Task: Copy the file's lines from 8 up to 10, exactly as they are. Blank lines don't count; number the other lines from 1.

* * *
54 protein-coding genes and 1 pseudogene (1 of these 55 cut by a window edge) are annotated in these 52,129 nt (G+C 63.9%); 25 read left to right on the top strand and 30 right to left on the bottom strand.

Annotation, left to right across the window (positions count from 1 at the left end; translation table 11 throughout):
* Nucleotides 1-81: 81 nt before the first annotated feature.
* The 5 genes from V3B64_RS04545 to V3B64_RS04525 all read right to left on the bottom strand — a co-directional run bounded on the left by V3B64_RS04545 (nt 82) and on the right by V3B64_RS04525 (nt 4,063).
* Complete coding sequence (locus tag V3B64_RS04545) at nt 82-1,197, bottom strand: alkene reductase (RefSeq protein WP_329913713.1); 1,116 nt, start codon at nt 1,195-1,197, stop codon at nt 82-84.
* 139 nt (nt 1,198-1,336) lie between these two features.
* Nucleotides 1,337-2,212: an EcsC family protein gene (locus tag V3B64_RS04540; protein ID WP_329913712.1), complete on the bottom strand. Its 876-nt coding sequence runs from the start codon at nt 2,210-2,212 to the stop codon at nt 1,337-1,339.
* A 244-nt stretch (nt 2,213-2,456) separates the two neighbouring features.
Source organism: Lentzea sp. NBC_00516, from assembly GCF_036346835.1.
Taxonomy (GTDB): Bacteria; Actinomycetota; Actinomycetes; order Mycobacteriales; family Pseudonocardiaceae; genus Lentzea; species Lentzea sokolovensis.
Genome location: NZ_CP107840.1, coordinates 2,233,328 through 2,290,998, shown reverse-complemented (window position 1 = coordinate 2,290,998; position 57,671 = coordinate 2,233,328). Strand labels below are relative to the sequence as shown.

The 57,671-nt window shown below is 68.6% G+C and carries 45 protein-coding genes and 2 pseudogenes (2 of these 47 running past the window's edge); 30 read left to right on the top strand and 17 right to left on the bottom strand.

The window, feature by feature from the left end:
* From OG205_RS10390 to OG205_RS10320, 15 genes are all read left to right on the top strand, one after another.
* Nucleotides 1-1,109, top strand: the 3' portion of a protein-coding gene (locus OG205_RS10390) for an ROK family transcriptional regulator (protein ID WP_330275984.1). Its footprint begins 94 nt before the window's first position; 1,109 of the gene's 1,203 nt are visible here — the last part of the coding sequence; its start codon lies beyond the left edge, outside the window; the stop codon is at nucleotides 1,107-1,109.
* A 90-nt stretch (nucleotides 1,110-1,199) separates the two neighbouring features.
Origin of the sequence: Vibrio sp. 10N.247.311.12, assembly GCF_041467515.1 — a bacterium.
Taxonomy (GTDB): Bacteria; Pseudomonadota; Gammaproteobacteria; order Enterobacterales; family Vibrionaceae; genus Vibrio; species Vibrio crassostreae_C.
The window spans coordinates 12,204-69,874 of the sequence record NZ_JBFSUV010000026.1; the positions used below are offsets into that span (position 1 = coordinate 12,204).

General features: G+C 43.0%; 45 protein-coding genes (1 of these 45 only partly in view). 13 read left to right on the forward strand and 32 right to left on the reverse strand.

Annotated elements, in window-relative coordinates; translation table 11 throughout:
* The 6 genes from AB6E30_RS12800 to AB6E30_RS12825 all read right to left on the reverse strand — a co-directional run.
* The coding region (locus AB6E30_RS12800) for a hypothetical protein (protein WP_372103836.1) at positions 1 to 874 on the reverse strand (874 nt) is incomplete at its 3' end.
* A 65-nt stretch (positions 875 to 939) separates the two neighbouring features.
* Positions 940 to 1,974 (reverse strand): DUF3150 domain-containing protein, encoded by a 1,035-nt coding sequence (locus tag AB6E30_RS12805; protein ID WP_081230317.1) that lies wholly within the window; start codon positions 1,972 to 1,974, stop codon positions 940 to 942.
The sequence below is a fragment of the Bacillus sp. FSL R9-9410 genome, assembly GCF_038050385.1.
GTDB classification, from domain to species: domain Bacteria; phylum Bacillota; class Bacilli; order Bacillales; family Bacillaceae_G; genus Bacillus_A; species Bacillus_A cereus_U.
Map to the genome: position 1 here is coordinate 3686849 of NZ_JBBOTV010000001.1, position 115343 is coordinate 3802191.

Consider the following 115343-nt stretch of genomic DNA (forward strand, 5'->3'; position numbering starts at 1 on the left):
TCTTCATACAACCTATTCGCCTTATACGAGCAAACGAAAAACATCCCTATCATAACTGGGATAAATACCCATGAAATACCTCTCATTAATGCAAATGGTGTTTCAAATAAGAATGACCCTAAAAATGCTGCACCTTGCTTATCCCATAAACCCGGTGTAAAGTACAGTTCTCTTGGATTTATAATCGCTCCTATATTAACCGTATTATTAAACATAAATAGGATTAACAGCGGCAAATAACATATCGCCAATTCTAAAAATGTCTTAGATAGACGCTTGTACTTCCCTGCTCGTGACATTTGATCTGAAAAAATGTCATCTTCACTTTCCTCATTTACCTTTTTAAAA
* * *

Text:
* A 244-nt stretch (nt 2,213-2,456) separates the two neighbouring features.
Source organism: Lentzea sp. NBC_00516, from assembly GCF_036346835.1.
Taxonomy (GTDB): Bacteria; Actinomycetota; Actinomycetes; order Mycobacteriales; family Pseudonocardiaceae; genus Lentzea; species Lentzea sokolovensis.